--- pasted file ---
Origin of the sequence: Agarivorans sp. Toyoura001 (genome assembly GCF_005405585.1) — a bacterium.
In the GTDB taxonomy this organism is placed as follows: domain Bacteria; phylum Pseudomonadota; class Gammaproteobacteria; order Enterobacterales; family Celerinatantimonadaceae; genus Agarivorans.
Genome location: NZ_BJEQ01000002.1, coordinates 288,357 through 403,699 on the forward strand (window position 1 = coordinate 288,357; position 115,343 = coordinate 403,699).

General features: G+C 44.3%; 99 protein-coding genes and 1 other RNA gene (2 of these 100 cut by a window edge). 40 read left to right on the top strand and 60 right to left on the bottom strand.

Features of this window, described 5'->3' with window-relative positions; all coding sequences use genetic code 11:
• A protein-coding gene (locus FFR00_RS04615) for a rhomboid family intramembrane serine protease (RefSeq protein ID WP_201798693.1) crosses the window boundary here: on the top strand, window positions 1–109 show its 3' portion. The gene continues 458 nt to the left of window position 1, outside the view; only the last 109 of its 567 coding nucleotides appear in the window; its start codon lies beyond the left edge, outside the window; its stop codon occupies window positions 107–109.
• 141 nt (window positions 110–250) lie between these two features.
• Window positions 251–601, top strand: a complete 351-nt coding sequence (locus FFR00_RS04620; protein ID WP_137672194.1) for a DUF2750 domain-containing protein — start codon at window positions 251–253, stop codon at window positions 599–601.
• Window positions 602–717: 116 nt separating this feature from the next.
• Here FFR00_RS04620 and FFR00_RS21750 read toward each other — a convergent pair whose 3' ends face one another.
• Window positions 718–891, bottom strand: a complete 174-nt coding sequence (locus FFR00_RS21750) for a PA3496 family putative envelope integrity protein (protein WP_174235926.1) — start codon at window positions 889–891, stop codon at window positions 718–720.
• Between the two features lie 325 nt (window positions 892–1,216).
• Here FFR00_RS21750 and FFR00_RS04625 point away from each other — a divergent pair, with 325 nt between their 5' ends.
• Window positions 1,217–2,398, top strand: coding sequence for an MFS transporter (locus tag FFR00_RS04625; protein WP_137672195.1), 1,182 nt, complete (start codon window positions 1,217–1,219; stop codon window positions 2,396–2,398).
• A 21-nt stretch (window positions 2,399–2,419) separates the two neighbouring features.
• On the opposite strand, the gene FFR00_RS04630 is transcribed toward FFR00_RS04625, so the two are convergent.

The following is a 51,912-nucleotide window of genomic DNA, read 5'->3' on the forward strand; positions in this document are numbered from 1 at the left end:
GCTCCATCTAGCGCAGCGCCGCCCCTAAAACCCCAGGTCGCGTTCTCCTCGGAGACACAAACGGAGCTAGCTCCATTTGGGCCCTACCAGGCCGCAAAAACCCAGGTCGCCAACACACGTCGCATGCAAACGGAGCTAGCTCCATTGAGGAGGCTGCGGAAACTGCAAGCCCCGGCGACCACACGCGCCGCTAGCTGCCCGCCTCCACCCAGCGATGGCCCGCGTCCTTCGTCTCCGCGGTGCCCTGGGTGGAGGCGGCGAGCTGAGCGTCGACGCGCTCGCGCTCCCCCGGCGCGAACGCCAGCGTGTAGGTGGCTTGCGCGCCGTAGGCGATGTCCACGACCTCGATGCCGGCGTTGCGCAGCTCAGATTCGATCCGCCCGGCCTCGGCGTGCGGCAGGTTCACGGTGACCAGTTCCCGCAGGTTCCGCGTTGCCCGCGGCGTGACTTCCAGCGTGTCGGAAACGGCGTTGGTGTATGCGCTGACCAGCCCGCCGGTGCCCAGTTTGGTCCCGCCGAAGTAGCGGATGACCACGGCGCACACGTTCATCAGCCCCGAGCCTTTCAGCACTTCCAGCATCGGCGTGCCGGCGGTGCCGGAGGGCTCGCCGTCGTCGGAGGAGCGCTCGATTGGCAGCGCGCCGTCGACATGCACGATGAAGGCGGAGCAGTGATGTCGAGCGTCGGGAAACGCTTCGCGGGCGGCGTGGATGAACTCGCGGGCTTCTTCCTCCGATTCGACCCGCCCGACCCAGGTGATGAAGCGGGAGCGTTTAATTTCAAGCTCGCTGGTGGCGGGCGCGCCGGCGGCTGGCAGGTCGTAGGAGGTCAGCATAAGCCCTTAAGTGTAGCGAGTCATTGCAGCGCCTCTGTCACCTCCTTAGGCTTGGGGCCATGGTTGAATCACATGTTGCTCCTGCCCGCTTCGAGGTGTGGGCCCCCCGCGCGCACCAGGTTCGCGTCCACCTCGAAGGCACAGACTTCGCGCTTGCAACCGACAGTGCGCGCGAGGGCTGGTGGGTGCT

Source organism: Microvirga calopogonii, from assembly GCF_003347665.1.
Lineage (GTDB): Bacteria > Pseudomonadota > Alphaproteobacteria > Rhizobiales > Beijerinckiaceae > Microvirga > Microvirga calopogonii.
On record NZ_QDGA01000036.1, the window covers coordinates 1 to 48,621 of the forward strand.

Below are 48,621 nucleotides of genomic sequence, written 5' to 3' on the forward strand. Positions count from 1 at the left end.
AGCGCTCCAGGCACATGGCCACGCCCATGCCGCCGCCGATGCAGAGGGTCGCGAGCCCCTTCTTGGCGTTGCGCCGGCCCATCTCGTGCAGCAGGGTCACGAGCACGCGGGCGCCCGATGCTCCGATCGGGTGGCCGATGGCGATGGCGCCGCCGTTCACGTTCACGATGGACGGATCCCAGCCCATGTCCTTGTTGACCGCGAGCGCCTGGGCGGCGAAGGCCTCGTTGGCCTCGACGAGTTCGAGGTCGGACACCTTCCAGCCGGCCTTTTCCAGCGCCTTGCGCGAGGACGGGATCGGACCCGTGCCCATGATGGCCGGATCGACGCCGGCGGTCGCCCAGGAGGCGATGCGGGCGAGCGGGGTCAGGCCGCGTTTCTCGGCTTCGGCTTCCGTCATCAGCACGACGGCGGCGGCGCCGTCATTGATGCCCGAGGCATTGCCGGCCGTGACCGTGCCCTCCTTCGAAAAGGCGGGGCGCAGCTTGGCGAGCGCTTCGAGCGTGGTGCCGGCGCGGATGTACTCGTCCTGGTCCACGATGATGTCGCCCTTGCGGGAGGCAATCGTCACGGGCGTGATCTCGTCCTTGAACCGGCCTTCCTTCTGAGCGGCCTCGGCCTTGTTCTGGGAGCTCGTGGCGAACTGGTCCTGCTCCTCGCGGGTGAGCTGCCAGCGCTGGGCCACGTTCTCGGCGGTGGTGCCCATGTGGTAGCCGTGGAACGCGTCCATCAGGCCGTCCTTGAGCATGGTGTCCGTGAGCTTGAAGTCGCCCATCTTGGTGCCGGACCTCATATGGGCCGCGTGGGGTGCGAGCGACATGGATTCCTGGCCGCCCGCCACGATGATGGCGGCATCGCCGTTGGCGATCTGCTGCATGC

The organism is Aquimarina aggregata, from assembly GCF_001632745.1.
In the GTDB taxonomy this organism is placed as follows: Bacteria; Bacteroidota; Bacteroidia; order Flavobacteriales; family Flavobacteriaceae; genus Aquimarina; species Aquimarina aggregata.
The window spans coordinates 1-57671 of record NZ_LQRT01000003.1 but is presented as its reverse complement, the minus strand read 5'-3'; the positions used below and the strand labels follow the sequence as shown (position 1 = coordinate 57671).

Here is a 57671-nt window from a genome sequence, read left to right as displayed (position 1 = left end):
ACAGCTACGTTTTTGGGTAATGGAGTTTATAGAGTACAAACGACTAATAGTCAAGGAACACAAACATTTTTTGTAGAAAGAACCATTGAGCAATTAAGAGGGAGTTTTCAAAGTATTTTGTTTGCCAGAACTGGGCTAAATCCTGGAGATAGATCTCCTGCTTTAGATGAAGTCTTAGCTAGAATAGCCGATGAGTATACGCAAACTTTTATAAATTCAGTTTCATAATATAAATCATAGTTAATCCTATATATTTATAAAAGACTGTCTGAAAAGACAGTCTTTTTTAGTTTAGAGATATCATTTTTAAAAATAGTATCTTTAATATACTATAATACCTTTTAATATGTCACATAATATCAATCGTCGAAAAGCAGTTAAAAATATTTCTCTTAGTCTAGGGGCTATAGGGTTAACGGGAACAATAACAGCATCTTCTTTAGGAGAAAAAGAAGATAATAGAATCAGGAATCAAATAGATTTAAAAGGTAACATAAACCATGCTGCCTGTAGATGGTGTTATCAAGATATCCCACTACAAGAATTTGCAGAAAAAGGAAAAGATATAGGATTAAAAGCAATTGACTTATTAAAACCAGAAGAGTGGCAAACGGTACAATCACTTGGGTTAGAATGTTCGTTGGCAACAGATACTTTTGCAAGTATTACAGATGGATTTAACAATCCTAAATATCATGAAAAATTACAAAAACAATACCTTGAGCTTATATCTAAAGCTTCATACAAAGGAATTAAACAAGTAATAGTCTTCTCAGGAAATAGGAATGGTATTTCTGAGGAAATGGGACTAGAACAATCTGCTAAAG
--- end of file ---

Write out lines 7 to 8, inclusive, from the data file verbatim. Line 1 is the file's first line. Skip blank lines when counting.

• 141 nt (window positions 110–250) lie between these two features.
• Window positions 251–601, top strand: a complete 351-nt coding sequence (locus FFR00_RS04620; protein ID WP_137672194.1) for a DUF2750 domain-containing protein — start codon at window positions 251–253, stop codon at window positions 599–601.